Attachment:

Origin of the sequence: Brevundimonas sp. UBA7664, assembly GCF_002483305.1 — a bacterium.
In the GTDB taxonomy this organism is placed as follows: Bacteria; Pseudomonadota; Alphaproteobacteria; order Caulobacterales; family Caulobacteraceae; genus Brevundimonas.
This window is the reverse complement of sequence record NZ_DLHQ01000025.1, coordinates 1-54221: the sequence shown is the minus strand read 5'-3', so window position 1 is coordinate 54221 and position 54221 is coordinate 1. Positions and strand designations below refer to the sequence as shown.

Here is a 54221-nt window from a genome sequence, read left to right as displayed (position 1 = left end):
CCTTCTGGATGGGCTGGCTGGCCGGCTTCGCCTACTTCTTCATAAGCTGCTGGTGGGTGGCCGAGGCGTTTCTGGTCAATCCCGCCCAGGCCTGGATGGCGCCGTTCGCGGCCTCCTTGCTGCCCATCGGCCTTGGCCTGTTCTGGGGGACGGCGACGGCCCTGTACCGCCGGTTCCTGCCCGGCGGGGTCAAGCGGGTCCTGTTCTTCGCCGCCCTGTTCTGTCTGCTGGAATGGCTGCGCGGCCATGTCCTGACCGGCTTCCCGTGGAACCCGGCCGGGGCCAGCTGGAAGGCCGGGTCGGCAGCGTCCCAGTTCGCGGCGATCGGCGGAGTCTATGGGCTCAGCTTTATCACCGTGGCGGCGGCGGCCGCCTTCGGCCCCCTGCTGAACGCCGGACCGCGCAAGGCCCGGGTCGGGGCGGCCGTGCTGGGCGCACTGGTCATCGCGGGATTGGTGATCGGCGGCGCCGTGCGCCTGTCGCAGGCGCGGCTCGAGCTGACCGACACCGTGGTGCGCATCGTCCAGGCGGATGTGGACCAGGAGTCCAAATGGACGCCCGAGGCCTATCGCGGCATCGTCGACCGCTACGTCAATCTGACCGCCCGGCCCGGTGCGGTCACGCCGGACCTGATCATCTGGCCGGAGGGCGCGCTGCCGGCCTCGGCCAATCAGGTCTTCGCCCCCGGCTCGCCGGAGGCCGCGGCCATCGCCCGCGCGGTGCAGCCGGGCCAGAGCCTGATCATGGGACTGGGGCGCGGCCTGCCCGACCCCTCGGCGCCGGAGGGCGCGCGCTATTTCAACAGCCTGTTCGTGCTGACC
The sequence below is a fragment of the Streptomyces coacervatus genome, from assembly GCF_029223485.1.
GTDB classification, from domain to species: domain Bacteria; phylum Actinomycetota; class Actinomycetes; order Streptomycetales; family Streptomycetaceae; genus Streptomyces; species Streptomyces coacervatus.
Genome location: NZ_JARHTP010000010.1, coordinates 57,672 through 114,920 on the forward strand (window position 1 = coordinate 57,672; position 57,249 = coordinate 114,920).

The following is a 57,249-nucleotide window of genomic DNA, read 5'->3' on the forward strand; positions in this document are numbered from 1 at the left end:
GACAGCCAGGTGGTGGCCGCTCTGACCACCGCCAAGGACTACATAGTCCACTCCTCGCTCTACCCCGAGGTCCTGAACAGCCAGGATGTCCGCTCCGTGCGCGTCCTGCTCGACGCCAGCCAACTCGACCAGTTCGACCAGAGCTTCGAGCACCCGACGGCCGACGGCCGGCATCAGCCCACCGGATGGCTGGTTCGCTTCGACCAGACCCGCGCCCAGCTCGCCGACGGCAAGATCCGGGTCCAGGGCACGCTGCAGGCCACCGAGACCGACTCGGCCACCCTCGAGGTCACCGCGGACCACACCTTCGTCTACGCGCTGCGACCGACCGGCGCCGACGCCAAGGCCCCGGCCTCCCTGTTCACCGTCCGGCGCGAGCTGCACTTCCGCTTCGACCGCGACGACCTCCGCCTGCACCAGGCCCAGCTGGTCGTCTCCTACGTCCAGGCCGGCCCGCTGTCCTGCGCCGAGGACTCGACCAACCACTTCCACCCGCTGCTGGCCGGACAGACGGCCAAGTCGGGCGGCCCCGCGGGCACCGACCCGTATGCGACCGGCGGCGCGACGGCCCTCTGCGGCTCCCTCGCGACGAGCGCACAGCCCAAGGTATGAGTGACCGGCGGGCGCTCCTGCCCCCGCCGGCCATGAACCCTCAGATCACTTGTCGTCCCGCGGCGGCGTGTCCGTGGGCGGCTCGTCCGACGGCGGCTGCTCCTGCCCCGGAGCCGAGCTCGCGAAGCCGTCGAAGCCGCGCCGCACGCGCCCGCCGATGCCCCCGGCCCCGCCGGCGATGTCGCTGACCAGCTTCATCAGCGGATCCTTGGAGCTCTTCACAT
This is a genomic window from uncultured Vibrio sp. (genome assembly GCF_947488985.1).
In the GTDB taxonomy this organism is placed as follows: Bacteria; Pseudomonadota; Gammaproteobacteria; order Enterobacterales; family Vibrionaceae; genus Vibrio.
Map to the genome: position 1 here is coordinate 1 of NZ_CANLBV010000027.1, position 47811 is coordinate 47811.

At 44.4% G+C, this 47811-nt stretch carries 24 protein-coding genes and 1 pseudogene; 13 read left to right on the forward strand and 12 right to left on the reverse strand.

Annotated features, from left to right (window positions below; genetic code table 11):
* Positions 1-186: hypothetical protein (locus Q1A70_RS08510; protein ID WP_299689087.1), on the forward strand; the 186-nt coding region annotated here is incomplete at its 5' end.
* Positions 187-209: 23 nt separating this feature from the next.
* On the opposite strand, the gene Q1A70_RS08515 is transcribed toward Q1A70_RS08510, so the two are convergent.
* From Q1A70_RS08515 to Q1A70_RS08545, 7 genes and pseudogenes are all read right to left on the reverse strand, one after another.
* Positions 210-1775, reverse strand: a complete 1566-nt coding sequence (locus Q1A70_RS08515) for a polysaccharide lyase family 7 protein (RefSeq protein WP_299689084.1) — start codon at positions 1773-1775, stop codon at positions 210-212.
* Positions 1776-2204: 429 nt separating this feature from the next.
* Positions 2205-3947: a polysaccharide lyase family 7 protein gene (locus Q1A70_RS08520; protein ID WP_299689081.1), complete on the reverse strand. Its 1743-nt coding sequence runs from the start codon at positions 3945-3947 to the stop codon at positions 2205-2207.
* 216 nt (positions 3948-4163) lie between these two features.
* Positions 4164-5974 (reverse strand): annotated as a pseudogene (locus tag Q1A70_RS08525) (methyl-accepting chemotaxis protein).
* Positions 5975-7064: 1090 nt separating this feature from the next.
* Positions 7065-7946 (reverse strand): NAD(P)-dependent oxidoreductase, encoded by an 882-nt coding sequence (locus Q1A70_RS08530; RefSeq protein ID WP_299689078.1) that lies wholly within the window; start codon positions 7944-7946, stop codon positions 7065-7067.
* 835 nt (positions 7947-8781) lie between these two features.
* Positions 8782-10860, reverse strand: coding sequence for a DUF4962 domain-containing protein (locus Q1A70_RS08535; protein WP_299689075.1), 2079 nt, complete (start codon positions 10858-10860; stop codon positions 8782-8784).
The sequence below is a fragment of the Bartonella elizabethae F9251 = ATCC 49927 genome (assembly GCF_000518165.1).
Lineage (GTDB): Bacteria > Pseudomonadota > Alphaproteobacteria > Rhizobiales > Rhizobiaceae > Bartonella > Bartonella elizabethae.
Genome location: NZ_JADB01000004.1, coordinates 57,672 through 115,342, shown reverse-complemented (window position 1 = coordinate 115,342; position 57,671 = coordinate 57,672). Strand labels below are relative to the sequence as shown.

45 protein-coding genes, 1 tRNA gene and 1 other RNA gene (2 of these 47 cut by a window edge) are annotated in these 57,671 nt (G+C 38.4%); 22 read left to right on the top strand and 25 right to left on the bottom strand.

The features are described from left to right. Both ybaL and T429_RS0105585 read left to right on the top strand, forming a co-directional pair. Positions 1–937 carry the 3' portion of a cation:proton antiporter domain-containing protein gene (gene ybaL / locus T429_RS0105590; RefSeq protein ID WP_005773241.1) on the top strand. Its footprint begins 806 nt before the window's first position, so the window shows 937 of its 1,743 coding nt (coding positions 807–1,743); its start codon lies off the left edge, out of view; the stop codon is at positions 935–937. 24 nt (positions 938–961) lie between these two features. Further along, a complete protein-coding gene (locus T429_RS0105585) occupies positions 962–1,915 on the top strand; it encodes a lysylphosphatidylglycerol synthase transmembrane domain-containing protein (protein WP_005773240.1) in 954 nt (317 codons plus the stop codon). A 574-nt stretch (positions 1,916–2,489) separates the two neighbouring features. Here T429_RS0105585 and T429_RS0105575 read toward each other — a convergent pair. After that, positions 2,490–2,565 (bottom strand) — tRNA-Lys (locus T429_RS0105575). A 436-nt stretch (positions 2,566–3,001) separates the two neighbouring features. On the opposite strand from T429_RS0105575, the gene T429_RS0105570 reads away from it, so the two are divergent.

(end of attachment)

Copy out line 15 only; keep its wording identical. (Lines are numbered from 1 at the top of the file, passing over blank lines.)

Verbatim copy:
Annotated features, from left to right (window positions below; genetic code table 11):